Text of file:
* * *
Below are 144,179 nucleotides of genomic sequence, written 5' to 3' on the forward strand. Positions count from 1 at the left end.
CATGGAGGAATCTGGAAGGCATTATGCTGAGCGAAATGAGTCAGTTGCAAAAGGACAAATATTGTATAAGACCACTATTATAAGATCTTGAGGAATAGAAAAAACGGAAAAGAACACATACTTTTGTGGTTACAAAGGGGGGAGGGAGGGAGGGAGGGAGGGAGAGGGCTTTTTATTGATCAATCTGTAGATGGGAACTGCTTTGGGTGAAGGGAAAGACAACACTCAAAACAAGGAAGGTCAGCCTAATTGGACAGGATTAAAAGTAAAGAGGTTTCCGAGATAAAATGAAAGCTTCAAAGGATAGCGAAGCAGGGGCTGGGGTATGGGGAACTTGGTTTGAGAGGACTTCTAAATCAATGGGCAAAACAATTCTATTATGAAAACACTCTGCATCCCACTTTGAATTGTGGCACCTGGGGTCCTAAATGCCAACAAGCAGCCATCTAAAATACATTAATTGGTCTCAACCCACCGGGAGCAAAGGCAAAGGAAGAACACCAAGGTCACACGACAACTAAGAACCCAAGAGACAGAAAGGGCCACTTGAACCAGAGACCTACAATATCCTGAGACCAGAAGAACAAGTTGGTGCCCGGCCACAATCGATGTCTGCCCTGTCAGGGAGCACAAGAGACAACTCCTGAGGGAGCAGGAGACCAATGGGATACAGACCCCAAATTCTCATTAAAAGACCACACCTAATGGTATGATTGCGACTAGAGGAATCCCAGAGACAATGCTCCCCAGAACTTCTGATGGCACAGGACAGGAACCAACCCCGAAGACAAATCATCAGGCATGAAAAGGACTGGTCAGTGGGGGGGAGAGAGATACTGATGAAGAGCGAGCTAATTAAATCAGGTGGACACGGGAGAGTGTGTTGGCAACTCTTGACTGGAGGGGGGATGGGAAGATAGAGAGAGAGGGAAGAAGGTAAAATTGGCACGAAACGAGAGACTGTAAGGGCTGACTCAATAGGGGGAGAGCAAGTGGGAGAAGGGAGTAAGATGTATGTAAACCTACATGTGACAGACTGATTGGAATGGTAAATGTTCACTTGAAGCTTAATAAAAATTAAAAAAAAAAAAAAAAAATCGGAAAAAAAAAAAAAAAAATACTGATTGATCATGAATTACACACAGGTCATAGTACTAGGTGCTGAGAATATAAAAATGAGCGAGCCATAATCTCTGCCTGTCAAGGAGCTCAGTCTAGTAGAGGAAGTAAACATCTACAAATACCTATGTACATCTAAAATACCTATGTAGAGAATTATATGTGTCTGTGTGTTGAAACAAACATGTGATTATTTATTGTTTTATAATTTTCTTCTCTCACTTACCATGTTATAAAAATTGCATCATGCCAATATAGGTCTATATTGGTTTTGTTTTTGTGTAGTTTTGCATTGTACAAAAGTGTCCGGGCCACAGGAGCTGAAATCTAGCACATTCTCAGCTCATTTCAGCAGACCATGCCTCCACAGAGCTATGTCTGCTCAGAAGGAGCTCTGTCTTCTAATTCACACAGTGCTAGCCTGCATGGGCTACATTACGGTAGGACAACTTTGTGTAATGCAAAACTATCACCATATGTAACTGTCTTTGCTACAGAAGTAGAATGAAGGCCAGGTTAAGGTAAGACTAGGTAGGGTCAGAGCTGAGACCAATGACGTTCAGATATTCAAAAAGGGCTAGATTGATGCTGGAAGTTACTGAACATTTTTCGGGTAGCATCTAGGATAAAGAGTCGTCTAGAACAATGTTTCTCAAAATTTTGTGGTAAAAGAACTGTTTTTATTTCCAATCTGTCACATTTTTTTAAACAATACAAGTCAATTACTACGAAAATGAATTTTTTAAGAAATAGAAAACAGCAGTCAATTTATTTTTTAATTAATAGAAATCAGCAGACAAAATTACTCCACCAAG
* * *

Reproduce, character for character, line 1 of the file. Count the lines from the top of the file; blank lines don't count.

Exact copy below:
Below are 144,179 nucleotides of genomic sequence, written 5' to 3' on the forward strand. Positions count from 1 at the left end.